The vaccine risk you’re probably not considering

Chanticleer

Chanticleer

Developing a COVID-19 vaccine is one thing, but actually vaccinating the population is another. A complex and potentially fraught logistics challenge lies ahead. 

Whether or not you believe Donald Trump’s declaration that a COVID-19 vaccine could be possible as soon as October, it seems clear the world is marching inexorably towards a breakthrough.

But it’s equally clear that simply discovering a safe vaccine is only the start of a very complex and potentially fraught process of actually getting Australia vaccinated.

The government is already considering several vaccine challenges.  David Rowe

The government has started tackling some of these problems, as shown by the deal it has struck with healthcare giant CSL to manufacture doses in Melbourne, should two candidates from the University of Queensland and Oxford University prove successful.

But EY partner and supply chain expert Nathan Roost says the level of complexity involved in distributing the vaccine will hinge at least in part in a simple but unlikely question.

Will the virus have to be chilled or frozen as it is distributed around the country?

Chilled products (which must be kept between 2 degrees and 8 degrees) are one thing. But if the vaccine needs to be frozen, that’s an entirely different logistics challenge.

Consider the manufacturing process. Demand will be strong, and the objective will be to get Australians vaccinated as quickly as possible. Roost can see a scenario where up to 2 million doses are produced by CSL in Melbourne.

Those doses will first need to be stored before being transported in bulk around to the various states. Then, just as in the retail sector, there will be a “last mile” challenge of getting it into the hands of the medical professionals who will administer the vaccine.

Will that be done through the state hospital system, through GPs or through drive-through clinics? How that question is answered will trigger another set of challenges, particularly if the vaccine needs to be frozen.

There’s also the question of prioritisation. Which states will get the vaccine first? Which members of the community are then first in line? Is it front line workers or the elderly, or another group?

The allocation of the vaccine, the sequencing of its distribution and the prioritisation of recipients needs to be carefully planned for, Roost argues, to ensure logistics capacity can cope.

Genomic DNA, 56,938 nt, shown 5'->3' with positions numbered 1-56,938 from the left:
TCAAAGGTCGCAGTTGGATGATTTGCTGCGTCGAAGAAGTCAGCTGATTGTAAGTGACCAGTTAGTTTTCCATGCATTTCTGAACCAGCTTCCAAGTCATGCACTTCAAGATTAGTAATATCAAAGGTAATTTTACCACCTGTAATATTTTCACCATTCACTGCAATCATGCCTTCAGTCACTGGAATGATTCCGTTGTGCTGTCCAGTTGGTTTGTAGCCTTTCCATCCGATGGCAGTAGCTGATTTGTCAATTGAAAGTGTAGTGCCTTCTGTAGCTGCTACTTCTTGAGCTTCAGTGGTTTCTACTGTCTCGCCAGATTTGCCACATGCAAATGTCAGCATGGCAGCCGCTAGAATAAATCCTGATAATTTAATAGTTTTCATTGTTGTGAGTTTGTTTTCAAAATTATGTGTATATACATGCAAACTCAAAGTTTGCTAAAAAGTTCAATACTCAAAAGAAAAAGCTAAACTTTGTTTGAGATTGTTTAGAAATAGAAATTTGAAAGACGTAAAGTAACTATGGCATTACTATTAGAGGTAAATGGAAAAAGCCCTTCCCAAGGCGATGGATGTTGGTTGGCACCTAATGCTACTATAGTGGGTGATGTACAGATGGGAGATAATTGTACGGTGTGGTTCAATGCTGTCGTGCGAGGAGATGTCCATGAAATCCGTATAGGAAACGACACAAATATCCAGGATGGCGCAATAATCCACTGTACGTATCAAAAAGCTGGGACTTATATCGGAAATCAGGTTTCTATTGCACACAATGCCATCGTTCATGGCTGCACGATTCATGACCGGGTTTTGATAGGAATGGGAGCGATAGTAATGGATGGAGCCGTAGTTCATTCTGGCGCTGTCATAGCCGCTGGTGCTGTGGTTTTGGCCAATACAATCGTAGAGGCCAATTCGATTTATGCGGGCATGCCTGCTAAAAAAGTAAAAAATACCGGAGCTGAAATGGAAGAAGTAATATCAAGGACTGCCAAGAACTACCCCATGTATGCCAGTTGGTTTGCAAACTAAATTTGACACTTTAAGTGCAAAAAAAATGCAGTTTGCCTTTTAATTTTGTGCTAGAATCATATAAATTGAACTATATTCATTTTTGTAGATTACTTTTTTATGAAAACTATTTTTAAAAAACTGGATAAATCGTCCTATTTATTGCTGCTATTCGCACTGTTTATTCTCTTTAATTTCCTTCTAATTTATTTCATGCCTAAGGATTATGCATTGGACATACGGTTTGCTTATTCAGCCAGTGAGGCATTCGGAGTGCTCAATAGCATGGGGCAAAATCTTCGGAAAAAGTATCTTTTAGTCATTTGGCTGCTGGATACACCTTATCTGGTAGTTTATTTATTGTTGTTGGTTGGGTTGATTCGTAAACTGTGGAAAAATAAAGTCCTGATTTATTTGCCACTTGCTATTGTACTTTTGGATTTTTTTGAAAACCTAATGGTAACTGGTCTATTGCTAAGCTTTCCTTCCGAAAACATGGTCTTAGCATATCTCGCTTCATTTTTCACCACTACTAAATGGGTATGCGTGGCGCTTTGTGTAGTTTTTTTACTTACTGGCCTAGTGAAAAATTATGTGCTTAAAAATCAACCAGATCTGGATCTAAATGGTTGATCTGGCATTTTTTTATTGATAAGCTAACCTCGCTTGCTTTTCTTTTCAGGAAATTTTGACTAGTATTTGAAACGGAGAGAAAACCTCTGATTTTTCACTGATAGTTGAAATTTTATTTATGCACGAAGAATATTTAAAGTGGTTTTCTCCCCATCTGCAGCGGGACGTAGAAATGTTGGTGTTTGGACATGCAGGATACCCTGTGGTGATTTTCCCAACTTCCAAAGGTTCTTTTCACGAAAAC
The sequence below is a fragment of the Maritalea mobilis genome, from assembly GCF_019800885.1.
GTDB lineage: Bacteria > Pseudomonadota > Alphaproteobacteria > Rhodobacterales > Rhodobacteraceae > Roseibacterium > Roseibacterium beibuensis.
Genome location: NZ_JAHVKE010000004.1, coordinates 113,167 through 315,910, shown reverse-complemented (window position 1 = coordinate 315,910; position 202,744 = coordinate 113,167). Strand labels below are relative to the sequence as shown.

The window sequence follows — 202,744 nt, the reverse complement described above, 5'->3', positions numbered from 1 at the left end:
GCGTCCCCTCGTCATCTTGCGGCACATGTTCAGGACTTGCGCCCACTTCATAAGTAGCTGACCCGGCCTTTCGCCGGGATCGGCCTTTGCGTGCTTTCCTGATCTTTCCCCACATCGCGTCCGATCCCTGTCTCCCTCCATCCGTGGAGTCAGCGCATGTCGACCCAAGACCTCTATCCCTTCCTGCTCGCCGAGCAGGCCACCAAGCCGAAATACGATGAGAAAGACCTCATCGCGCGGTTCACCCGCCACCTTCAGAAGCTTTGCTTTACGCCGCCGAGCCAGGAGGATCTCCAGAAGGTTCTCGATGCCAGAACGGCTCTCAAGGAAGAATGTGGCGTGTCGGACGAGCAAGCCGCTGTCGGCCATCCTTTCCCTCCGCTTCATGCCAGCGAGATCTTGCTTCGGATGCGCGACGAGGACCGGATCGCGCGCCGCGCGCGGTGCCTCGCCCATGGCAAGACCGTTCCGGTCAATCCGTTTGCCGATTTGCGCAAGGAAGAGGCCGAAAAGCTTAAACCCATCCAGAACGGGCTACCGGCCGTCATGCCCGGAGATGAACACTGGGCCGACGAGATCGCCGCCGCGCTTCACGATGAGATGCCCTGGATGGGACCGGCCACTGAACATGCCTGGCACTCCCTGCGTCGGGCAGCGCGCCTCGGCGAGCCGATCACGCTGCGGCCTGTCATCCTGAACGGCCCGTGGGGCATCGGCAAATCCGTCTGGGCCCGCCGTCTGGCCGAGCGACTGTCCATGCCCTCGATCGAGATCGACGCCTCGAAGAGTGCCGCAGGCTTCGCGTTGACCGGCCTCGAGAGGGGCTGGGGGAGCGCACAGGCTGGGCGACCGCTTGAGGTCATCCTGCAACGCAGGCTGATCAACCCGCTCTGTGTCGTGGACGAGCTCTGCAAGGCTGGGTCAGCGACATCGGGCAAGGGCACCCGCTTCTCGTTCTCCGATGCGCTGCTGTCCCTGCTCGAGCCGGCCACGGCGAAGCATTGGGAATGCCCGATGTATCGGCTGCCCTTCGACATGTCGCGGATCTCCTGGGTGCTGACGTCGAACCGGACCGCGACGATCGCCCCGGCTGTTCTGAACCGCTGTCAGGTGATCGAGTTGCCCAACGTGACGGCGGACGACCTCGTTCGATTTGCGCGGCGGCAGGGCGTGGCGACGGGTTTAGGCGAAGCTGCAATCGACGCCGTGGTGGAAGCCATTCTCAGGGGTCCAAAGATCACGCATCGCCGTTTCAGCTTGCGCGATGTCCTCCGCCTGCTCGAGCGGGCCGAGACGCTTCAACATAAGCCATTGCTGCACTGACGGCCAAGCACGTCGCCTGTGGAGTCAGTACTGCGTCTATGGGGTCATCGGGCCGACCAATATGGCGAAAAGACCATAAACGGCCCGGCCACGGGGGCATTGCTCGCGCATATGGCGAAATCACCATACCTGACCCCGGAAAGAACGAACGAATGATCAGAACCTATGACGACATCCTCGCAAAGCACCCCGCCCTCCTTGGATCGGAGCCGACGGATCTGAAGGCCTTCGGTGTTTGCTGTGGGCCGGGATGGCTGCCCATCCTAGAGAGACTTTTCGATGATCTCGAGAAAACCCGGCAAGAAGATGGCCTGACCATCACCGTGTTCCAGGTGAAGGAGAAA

“There might be a surge in logistics capacity that’s required,” Roost says. “There’s a fair bit to think about and it’s good to get in front of this because it’s going to take months to prepare.”

Roost says the capacity of Australia’s logistics network is pretty good and while he doesn’t expect the vaccine will need to be frozen, he believes we can still cope if careful planning is in place.

Existing pharmaceutical supply chains for something like the annual flu jab will be helpful, although demand is likely to be higher and the stability of the new vaccine compared to well-established flu shots could be very different.

“If we can understand the demand, that will drive the logistics requirements. Then we can smooth things out – any surge causes a bit of variability.”

Supply constraints

While few of us would have given much thought to the logistics challenge before COVID-19 stuck, the farcical run on toilet paper seen in March, and the on-going problems retailers have had in keeping the shelves full have reminded us how important the plumbing of the economy is.

And not being able to get the vaccine in a timely way could cause a few more problems than struggling to get dunny paper.

“There’s probably a whole different level of emotion involved here,” Roost says in his understated way.

He expects retailers’ stock problems to continue for a while yet, due to a combination of reduced global manufacturing capacity due to the virus and a reduction in inbound freight options, mainly due to the deep cuts to air travel.

But those same factors could also make the vaccine rollout more difficult. Even leaving aside the raw materials for the vaccine itself, Australia will likely need packaging, syringes, protective gear and other equipment.

And we’ll need all this stuff at exactly the same time every other country in the world is clamouring for it.

“I think that’s an on-going risk that we’ll need to watch.” Roost says of the ancillary items required to vaccinate the population. “Most of those materials are produced in north Asia so there’s an on-going watch there.”

Roost is confident that between existing pharmaceutical suppliers, state and federal health networks and Australia’s private logistics players, the country can rise to the challenge. There may even be a role for the defence force in surge capacity.

But he stresses that we must have a good plan and even better coordination.

“There’s a part for everyone to play, it’s just a matter of figuring out the plan. We’ve got some time to solve for this – which is very different to six months ago.”

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